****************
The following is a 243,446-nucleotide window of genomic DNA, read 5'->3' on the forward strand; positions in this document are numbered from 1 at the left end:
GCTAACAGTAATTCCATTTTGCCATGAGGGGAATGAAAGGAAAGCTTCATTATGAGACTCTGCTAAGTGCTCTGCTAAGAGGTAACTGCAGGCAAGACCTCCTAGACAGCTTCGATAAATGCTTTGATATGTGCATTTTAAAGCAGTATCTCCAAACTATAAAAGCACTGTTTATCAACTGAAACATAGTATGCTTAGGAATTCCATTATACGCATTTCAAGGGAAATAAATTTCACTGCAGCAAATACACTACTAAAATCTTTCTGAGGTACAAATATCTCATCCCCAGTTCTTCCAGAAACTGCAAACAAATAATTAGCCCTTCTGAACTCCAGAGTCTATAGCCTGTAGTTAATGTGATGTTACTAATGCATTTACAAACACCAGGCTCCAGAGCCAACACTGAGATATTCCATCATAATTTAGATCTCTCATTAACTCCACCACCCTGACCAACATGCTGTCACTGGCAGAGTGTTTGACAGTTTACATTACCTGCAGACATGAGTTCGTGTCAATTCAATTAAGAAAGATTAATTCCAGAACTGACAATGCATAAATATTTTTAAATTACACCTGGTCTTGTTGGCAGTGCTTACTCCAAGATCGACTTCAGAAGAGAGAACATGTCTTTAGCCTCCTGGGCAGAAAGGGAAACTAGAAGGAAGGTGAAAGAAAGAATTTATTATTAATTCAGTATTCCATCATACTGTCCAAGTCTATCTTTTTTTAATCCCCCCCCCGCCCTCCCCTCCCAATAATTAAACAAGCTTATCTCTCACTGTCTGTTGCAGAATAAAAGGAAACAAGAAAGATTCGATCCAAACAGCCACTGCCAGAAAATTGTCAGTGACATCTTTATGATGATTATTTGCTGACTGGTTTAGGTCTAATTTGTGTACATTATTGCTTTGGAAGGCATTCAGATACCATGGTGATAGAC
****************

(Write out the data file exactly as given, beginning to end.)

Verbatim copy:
The following is a 243,446-nucleotide window of genomic DNA, read 5'->3' on the forward strand; positions in this document are numbered from 1 at the left end:
GCTAACAGTAATTCCATTTTGCCATGAGGGGAATGAAAGGAAAGCTTCATTATGAGACTCTGCTAAGTGCTCTGCTAAGAGGTAACTGCAGGCAAGACCTCCTAGACAGCTTCGATAAATGCTTTGATATGTGCATTTTAAAGCAGTATCTCCAAACTATAAAAGCACTGTTTATCAACTGAAACATAGTATGCTTAGGAATTCCATTATACGCATTTCAAGGGAAATAAATTTCACTGCAGCAAATACACTACTAAAATCTTTCTGAGGTACAAATATCTCATCCCCAGTTCTTCCAGAAACTGCAAACAAATAATTAGCCCTTCTGAACTCCAGAGTCTATAGCCTGTAGTTAATGTGATGTTACTAATGCATTTACAAACACCAGGCTCCAGAGCCAACACTGAGATATTCCATCATAATTTAGATCTCTCATTAACTCCACCACCCTGACCAACATGCTGTCACTGGCAGAGTGTTTGACAGTTTACATTACCTGCAGACATGAGTTCGTGTCAATTCAATTAAGAAAGATTAATTCCAGAACTGACAATGCATAAATATTTTTAAATTACACCTGGTCTTGTTGGCAGTGCTTACTCCAAGATCGACTTCAGAAGAGAGAACATGTCTTTAGCCTCCTGGGCAGAAAGGGAAACTAGAAGGAAGGTGAAAGAAAGAATTTATTATTAATTCAGTATTCCATCATACTGTCCAAGTCTATCTTTTTTTAATCCCCCCCCCGCCCTCCCCTCCCAATAATTAAACAAGCTTATCTCTCACTGTCTGTTGCAGAATAAAAGGAAACAAGAAAGATTCGATCCAAACAGCCACTGCCAGAAAATTGTCAGTGACATCTTTATGATGATTATTTGCTGACTGGTTTAGGTCTAATTTGTGTACATTATTGCTTTGGAAGGCATTCAGATACCATGGTGATAGAC